Male baldness, long considered the bane in men around the globe, can become a thing of history after researchers found a biological clue that may raise the prospect of stopping and maybe even reversing hair loss.

The researchers, from University of Pennsylvania’s Perelman School of Medicine, have identified an abnormal sum of proteins called Prostaglandin D2 (PGD2) within the bald scalp of men with male pattern baldness. Lab studies were conducted using mice and cultured human hair follicles.

In both human and animal models, they discovered that PGD2 and it is derivative, 15-dPGJ2, inhibit hair growth. The inhibition occurred via a receptor called GPR44, that could be a promising therapeutic strategy to androgenetic alopecia in both women and men with thinning hair.

Among men with androgenetic alopecia (AGA), bald scalp tissue had elevated amounts of PGD2 compared with hair-covered tissue in the same individual, said George Cotsarelis, MD and colleagues.

The researchers reported yesterday (March 21) in the journal Science Translational Medicine that drugs are already being developed that concentrate on the pathways related to hair loss. The hope is that the findings result in a remedy for baldness.

Most men begin to suffer hair loss in mid-life, with nearly 80 % of men experiencing a minimum of some hair loss by age 70. In males, testosterone plays a significant role in hair thinning, as do genetic factors, causing follicles of hair to shrink and eventually becoming so small they’re invisible, leading to the look of baldness.

“Our findings should lead straight to new treating the most common reason for hair thinning in males, androgenic-alopecia,” the team wrote.

However, it remains unclear if blocking the GPR44 receptor would allow hair to regrow after balding, or if it would just prevent further balding. Additionally, it remains unclear whether inhibiting the receptor would have any effect in humans at all.

To explore that possibility, Cotsarelis and the colleagues examined scalp tissue in 22 white men between 40 and 65 who underwent hair transplantation for male pattern baldness. No men had to have either of two approved medications for baldness minoxidil and finasteride.

The researchers found through genetic analysis that levels of PGD2 were 3 times higher in bald scalp tissue compared to hair-covered scalp.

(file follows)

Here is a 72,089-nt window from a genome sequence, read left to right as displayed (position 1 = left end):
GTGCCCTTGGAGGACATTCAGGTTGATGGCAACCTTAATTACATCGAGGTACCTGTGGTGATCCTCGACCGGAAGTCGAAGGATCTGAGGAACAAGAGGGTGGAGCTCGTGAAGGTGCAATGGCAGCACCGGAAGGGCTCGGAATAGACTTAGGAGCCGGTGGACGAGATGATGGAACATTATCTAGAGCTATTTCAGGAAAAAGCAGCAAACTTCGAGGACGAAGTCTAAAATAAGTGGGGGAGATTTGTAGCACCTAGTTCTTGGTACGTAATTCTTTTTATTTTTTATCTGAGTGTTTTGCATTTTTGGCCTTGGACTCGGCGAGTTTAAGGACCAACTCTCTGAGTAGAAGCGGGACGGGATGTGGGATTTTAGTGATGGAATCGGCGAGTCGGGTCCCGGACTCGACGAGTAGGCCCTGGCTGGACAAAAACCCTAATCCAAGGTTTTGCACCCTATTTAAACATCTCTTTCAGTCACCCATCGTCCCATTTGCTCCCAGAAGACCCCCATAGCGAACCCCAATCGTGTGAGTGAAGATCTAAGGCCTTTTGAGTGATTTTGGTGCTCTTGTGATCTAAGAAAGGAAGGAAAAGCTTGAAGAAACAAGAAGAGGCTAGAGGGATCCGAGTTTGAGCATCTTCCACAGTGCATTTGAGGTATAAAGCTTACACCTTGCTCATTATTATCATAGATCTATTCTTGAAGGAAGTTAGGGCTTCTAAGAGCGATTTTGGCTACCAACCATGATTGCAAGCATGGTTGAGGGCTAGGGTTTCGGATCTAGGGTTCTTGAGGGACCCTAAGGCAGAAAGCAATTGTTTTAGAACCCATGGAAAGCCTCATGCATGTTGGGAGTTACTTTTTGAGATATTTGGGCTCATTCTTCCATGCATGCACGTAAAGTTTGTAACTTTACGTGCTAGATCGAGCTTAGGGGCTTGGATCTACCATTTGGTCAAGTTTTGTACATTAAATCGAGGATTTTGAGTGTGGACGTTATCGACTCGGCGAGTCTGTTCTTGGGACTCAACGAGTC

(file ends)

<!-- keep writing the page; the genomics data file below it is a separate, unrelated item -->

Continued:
To further test the possibilities and comprehend the significance of their finding, they turned to experimental studies involving mice. In normal mice, they found a connection between the rise in PGD2 and the regression of hair follicles during normal hair cycling.

In mice engineered to have elevated of PGD2 in the skin, they developed alopecia, miniaturization of follicles, and sebaceous gland hyperplasia all characteristics associated in human baldness.

“The next phase is always to screen for compounds affecting this receptor and to also find out whether blocking that receptor would reverse balding or simply prevent balding a question that will require sometime to determine,” Cotsarelis told Helen Briggs of BBC News.

“Although another prostaglandin was known to increase hair regrowth, our findings were unexpected, as prostaglandins haven´t been thought about in relation to hair loss, yet it made sense that there was an inhibitor of hair regrowth, according to our earlier work taking a look at hair follicle stem cells,” he added.

Prostaglandins are very well characterized for their role in lots of bodily functions, including controlling cell growth and dilating smooth muscle tissue. It had been shocking to locate that PGD2 inhibited hair regrowth while prostaglandin F2alpha is known to increase hair regrowth.

“The issue of whether similar changes in PGD2 levels are located within the affected scalp of ladies with androgenic-alopecia must also be addressed,” the team wrote. Future studies, potentially testing topical treatments that could target GPR44, can determine whether targeting prostaglandins may benefit woman with AGA as well.

Cotsarelis´ study was funded by the National Institutes of Health, the Skin Disease Research Center, the Pennsylvania Department of Health, the Edwin and Fannie Gray Hall Center for Human Appearance at University of Pennsylvania Clinic, the American Skin Association, the Dermatology Foundation, and L´Oreal.

Cotsarelis is also a co-inventor of the patent owned by UPenn describing the PGD2 pathway like a target for inhibiting hair loss, among other claims.